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Monday, June 1, 2015

Student Reflection

by Nicole Tauster

The Power of Speech

I’m sure I have posted about this on this blog before, but I just have to reiterate the power of being able to speak to someone in their native language. Think for a minute about someone who is an immigrant in this country… They might not know English very well, even though that’s all they hear day in and day out. They might get berated for not learning English now that they live in the United States, even though our country doesn’t have an official language. So now imagine what it must feel like when a stranger actually speaks to them in Spanish (or whatever their native tongue is). It must be such a relief! Maybe it feels like they are being accepted for they are, maybe it feels like you’re extending an olive branch of sorts to them… I can’t quite be sure because I have never been on that side of such an exchange, but I can tell you what it feels like to be the person who reaches out.
Let me tell you, it is a wonderful feeling to see that other person’s face light up with recognition when you speak to them in their native language. When they smile because you are taking the time to ask them questions about themselves or their family, you feel like just maybe you made a small difference in their day.

And let me also tell you that this spans all ages and genders, it doesn’t matter. Last semester when I took SPAN 232 I volunteered at ECIRMAC (the Refugee Center) and worked mainly with adults. This semester I volunteered at the Crisis Nursery for SPAN 332 and interacted with young children. But using my Spanish skills had the same effect in both places: it seemed to put people at ease. At first the kids at the Crisis Nursery would be wary of me and pretty quiet, but once I started engaging them and speaking to them in Spanish, they opened up. It was like watching a flower bloom right before my eyes and soon they were chattering away to me and we were playing side by side. It was the same thing with their parents; sometimes they had to wait around while the staff gathered things/papers for them when they came to pick up their children. When this happened, I usually tried to talk to them in Spanish. Since I had spent most of the day with their child or children, I would comment on things I noticed or ask them questions about their kids. Spanish-speaking parents are just like any other parents: they are proud of their children. So when I commented to one mother that her daughter was a good big sister to her brothers, or how I noticed her son really liked to open and close doors, she smiled and laughed and relaxed. Then we could actually engage in conversation. I imagine she probably had a bit of a wall up, like many might if they feel like outsiders, like her children did with me at first. But speaking Spanish to all them made a difference.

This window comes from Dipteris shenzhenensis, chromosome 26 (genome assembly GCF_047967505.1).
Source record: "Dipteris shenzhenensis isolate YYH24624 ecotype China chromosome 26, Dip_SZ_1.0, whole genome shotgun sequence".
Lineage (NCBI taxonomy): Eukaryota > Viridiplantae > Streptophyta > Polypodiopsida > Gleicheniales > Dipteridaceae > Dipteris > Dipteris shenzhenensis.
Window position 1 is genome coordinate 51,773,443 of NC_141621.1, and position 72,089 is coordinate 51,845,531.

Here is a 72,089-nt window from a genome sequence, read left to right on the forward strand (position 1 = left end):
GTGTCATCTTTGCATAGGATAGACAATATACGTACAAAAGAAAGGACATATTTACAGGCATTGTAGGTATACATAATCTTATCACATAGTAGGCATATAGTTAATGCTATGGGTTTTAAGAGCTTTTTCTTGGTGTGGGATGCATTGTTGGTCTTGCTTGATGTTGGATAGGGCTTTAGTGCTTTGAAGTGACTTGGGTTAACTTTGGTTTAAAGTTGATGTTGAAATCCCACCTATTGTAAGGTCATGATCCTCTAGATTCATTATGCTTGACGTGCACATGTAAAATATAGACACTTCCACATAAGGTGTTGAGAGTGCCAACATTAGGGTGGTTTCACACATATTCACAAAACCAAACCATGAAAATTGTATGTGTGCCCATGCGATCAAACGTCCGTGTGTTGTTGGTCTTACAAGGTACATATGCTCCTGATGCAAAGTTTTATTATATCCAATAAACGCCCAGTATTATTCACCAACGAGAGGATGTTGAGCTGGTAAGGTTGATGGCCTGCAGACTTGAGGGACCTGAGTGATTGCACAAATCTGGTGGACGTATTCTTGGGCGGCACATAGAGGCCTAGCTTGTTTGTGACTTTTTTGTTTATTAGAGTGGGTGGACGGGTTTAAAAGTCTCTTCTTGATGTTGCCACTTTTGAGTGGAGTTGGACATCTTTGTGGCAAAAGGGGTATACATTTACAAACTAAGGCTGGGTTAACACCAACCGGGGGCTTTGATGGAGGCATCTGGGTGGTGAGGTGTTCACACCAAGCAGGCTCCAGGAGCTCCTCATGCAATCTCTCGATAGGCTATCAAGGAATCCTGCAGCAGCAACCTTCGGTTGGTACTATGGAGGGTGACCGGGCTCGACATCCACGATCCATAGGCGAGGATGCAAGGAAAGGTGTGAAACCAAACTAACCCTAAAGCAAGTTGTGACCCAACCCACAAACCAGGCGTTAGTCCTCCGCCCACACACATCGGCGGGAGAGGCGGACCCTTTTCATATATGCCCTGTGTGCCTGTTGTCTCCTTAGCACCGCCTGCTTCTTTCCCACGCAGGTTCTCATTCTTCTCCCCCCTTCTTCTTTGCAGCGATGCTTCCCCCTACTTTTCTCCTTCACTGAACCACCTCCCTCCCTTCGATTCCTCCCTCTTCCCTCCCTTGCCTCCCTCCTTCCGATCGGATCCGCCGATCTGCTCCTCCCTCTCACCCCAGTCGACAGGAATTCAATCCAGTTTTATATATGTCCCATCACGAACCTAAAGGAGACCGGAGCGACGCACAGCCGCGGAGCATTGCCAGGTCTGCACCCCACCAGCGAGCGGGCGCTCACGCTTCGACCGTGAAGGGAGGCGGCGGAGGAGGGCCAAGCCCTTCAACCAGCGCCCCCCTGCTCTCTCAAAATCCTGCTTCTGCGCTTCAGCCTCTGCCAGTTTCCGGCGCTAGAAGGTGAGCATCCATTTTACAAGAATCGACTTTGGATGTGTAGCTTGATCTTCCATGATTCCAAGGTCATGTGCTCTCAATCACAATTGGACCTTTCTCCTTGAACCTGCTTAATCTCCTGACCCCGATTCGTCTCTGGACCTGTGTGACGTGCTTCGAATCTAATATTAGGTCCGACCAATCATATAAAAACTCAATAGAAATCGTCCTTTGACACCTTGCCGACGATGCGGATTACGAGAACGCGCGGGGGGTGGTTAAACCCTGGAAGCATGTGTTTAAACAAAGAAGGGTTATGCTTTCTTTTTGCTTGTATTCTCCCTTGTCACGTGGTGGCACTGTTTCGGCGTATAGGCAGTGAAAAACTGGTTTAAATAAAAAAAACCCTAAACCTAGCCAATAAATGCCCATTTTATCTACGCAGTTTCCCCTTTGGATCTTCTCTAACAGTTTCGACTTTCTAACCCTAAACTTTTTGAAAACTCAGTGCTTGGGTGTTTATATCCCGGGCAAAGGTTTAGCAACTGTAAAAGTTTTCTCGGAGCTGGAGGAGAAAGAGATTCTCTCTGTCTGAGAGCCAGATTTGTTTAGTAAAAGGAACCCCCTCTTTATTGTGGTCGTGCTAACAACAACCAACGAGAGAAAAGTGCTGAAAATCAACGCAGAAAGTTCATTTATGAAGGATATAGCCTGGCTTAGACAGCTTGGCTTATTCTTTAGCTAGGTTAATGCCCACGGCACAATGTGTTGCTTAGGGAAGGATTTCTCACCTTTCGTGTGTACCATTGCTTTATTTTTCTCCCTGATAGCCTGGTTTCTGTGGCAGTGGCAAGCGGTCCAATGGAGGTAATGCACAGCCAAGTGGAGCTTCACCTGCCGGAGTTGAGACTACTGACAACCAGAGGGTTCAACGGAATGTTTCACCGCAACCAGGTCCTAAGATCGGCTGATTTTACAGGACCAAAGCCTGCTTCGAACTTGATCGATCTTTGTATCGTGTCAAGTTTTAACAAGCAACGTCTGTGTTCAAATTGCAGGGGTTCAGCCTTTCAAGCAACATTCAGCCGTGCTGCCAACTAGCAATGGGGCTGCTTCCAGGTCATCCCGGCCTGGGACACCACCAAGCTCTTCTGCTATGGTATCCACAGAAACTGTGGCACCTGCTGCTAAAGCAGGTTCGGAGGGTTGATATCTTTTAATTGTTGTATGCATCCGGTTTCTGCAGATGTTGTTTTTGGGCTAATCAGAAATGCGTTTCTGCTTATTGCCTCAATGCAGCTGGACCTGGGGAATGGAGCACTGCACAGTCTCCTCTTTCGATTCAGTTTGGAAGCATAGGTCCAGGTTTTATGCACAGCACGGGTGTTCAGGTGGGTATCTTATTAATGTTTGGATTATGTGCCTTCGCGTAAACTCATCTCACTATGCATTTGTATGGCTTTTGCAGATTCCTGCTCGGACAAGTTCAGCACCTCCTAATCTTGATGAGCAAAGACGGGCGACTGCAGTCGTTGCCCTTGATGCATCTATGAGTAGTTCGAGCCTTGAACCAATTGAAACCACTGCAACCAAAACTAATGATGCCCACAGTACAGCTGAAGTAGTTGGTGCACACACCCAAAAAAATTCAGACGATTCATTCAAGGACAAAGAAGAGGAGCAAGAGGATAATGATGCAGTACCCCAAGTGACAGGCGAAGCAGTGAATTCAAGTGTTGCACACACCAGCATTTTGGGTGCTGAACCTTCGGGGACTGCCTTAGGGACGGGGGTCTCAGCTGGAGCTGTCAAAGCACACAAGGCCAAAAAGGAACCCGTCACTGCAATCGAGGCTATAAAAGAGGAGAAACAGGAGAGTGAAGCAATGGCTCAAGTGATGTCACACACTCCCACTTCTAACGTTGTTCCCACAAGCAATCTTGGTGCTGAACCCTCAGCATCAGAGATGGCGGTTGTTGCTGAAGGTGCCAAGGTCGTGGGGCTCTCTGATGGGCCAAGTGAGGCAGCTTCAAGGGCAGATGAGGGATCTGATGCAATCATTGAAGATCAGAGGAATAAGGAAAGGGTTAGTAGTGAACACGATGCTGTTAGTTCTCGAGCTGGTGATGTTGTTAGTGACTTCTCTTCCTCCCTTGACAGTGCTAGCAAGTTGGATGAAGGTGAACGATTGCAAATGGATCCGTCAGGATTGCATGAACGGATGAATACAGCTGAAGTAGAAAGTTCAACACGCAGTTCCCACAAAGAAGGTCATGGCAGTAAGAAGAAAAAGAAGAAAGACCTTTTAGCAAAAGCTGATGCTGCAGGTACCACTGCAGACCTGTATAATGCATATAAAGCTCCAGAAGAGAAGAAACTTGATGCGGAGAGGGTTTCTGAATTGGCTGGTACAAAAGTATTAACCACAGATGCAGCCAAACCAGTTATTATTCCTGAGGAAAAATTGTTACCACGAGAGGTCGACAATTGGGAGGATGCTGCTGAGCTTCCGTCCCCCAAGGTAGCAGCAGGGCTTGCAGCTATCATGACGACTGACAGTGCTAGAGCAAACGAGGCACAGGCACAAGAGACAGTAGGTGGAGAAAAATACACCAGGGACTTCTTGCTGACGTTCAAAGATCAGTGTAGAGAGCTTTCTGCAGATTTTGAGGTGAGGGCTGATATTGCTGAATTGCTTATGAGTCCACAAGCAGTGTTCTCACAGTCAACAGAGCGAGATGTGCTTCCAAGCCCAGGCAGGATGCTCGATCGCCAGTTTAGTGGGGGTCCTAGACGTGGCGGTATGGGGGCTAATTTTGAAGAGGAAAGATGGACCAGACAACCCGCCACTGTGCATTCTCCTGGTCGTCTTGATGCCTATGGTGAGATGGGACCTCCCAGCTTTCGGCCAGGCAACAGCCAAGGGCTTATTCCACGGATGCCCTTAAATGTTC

So just consider that in the future. If you have an encounter with a Spanish-speaking person—whether it’s a 4-year-old child, a peer, a parent, or an elderly person—do NOT be afraid to use your Spanish skills! You may find you put them at ease with something as simple as speaking to them in their native language. And trust me, the looks on their faces will make it totally worth it. 

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